Last summer Pinup Girl Clothing previewed the Renee dress, a halter neck dress with faux tied bust, Jenny-esque gathered skirt, and, most notable of all, a midriff cut out. Coming in 5 prints–Tipsy Elephant, Mint Pinup Girl, Navy and white Anchor print, and plain red and plain black–I immediately fell in love. Looking at the dress on Doris Mayday it, of course, looked utterly perfect. But I don’t have Doris’s body, and I have probably bared my midriff maybe thrice in my life? And that is just a guestimate as to what seems likely, not based on any actual memories of having done so. My stomach and its general surrounding area is my low-confidence area. So, while I haunted the Coming Soon section last summer waiting for the Renee (and the other dresses I was lusting after) to drop, I battled with myself as to whether I would have the ovaries to buy Renee when she came out.
I find it vaguely alarming that we’re already in 2015, but it’s exciting too because there’s a lot of events and plans I have for this year that I’m excited for. 2014 was good to me: I really found a polish and confidence in my pinup style that made me feel I’m continuing to grow and blossom as a woman; I began this blog and through it met a lot of lovely individuals through both followers and companies alike; but perhaps more importantly of all, I gained a bunch of unwanted weight and learned to love myself anyway.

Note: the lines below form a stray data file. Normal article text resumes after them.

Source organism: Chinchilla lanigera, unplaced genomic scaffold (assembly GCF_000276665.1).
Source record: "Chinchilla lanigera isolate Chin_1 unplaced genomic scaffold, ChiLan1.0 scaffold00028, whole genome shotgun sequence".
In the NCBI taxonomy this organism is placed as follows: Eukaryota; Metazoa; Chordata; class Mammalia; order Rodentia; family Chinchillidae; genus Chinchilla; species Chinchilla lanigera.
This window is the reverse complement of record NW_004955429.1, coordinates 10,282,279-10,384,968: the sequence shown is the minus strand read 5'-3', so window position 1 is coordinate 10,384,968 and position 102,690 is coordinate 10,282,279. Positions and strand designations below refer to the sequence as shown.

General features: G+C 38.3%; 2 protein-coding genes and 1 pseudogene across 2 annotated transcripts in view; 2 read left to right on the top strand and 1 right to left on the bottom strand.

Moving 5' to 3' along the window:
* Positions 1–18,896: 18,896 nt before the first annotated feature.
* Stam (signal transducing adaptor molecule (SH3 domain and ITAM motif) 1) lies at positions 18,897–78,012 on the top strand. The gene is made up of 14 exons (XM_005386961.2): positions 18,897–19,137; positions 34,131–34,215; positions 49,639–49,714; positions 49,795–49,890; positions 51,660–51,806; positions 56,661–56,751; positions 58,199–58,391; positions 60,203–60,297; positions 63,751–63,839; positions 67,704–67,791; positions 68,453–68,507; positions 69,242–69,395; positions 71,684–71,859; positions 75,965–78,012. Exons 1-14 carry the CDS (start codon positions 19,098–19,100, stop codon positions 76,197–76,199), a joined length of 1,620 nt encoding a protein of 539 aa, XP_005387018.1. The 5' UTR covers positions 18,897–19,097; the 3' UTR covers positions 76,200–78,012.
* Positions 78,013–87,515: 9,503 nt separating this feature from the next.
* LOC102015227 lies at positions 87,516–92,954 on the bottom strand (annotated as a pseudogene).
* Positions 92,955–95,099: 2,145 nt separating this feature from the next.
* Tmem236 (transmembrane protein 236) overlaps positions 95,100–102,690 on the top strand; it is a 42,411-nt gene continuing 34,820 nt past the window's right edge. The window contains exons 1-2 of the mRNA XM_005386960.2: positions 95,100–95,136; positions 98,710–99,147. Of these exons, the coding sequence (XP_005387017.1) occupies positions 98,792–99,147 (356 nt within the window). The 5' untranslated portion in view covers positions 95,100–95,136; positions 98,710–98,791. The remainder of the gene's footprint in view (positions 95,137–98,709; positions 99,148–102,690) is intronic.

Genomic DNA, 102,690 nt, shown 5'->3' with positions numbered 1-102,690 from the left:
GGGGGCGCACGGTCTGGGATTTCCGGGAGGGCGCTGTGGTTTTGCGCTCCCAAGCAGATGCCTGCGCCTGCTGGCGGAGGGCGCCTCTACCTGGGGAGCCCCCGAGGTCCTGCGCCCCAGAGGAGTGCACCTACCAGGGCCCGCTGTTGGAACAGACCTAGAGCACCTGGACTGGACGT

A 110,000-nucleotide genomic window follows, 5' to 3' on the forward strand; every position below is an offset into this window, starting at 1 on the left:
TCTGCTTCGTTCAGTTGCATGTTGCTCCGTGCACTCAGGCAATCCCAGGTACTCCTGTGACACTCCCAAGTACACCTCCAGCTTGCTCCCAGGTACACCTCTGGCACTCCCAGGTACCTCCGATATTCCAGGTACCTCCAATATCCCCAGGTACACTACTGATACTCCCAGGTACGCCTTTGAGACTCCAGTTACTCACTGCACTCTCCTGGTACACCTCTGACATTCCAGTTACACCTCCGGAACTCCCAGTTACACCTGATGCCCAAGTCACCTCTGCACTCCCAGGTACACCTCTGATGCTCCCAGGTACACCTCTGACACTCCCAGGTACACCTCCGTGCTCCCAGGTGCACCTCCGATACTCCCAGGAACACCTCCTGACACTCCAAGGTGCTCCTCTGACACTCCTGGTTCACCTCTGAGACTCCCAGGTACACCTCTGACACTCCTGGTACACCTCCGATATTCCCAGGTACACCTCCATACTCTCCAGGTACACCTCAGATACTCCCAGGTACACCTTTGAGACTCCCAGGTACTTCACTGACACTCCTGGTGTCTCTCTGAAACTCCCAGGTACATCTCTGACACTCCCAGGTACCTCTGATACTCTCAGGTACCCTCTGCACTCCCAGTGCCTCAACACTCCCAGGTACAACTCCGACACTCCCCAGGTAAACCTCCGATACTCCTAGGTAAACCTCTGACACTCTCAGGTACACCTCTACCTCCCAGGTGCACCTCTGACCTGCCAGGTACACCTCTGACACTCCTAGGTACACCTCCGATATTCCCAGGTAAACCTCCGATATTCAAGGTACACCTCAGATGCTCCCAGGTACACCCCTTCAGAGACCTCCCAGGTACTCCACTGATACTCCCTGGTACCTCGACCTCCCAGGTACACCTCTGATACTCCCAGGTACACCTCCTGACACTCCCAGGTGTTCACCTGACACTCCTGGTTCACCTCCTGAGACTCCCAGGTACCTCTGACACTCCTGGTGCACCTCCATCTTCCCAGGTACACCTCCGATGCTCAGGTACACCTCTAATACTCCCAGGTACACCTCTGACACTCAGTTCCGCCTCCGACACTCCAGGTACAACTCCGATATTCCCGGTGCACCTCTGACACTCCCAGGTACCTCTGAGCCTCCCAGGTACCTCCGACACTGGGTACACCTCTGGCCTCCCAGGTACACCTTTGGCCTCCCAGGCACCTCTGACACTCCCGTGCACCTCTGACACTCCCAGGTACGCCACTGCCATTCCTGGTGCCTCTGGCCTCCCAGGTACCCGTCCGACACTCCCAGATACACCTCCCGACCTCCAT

It was no great surprise that I gained weight this year. My weight has always been something I’ve struggled to be consistent with because I straight up love food and hate exercising. It’s that simple. I’m kind of greedy, really. And this year I stopped exercising and I ate everything I wanted to eat. It’s not the healthiest thing to do because it’s important that everyone lead an active and balanced lifestyle. But I gave myself permission to focus on my life and my passions and enjoying myself, food included, to not beat myself up if I gained weight and to learn to love my body regardless of whether it swelled or shrank. I saw myself gaining weight, more than I wanted, but I still didn’t feel like I wanted to lose that weight, I didn’t feel I had to in order to feel comfortable or pretty or attractive, so I didn’t. I kept eating and I kept relaxing, and I didn’t stress about the lbs piling on. I began to love my body for the mere face that it exists and works and serves me beautifully even when my stomach is almost permanently sporting a food baby. I told myself that I am fabulous at any size, in any shape. And it’s true. I really believe I am. And I believe that kind of self-love and self-confidence is something every woman, every person, deserves to feel. Continue reading